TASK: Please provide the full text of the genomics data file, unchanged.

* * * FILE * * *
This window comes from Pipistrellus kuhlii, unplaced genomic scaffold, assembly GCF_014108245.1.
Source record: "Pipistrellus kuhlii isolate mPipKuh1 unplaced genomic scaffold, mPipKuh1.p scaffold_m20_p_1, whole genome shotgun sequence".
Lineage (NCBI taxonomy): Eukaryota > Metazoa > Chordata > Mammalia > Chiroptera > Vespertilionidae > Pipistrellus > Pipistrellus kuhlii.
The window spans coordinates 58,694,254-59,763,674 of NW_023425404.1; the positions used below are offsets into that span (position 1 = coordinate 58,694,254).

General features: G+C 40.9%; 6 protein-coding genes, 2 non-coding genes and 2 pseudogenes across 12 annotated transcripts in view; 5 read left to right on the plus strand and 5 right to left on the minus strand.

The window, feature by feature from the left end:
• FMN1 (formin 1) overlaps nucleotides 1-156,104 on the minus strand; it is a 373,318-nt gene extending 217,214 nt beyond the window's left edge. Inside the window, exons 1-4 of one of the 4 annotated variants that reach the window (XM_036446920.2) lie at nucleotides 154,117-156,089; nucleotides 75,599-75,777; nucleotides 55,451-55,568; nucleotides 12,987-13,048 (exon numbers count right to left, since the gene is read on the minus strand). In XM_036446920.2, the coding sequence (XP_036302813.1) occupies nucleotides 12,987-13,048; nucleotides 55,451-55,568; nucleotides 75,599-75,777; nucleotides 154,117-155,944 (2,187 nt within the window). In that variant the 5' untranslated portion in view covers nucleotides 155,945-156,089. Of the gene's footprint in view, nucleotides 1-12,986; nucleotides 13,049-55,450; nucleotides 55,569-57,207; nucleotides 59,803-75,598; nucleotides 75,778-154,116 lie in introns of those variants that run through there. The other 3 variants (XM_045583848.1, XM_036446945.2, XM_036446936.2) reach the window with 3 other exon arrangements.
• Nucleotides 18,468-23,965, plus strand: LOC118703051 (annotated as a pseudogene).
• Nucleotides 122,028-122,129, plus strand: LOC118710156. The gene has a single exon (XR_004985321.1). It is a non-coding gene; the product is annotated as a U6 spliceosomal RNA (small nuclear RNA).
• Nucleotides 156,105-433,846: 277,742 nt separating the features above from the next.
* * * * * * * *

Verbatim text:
This window comes from Pipistrellus kuhlii, unplaced genomic scaffold, assembly GCF_014108245.1.
Source record: "Pipistrellus kuhlii isolate mPipKuh1 unplaced genomic scaffold, mPipKuh1.p scaffold_m20_p_1, whole genome shotgun sequence".
Lineage (NCBI taxonomy): Eukaryota > Metazoa > Chordata > Mammalia > Chiroptera > Vespertilionidae > Pipistrellus > Pipistrellus kuhlii.
The window spans coordinates 58,694,254-59,763,674 of NW_023425404.1; the positions used below are offsets into that span (position 1 = coordinate 58,694,254).

General features: G+C 40.9%; 6 protein-coding genes, 2 non-coding genes and 2 pseudogenes across 12 annotated transcripts in view; 5 read left to right on the plus strand and 5 right to left on the minus strand.

The window, feature by feature from the left end:
• FMN1 (formin 1) overlaps nucleotides 1-156,104 on the minus strand; it is a 373,318-nt gene extending 217,214 nt beyond the window's left edge. Inside the window, exons 1-4 of one of the 4 annotated variants that reach the window (XM_036446920.2) lie at nucleotides 154,117-156,089; nucleotides 75,599-75,777; nucleotides 55,451-55,568; nucleotides 12,987-13,048 (exon numbers count right to left, since the gene is read on the minus strand). In XM_036446920.2, the coding sequence (XP_036302813.1) occupies nucleotides 12,987-13,048; nucleotides 55,451-55,568; nucleotides 75,599-75,777; nucleotides 154,117-155,944 (2,187 nt within the window). In that variant the 5' untranslated portion in view covers nucleotides 155,945-156,089. Of the gene's footprint in view, nucleotides 1-12,986; nucleotides 13,049-55,450; nucleotides 55,569-57,207; nucleotides 59,803-75,598; nucleotides 75,778-154,116 lie in introns of those variants that run through there. The other 3 variants (XM_045583848.1, XM_036446945.2, XM_036446936.2) reach the window with 3 other exon arrangements.
• Nucleotides 18,468-23,965, plus strand: LOC118703051 (annotated as a pseudogene).
• Nucleotides 122,028-122,129, plus strand: LOC118710156. The gene has a single exon (XR_004985321.1). It is a non-coding gene; the product is annotated as a U6 spliceosomal RNA (small nuclear RNA).
• Nucleotides 156,105-433,846: 277,742 nt separating the features above from the next.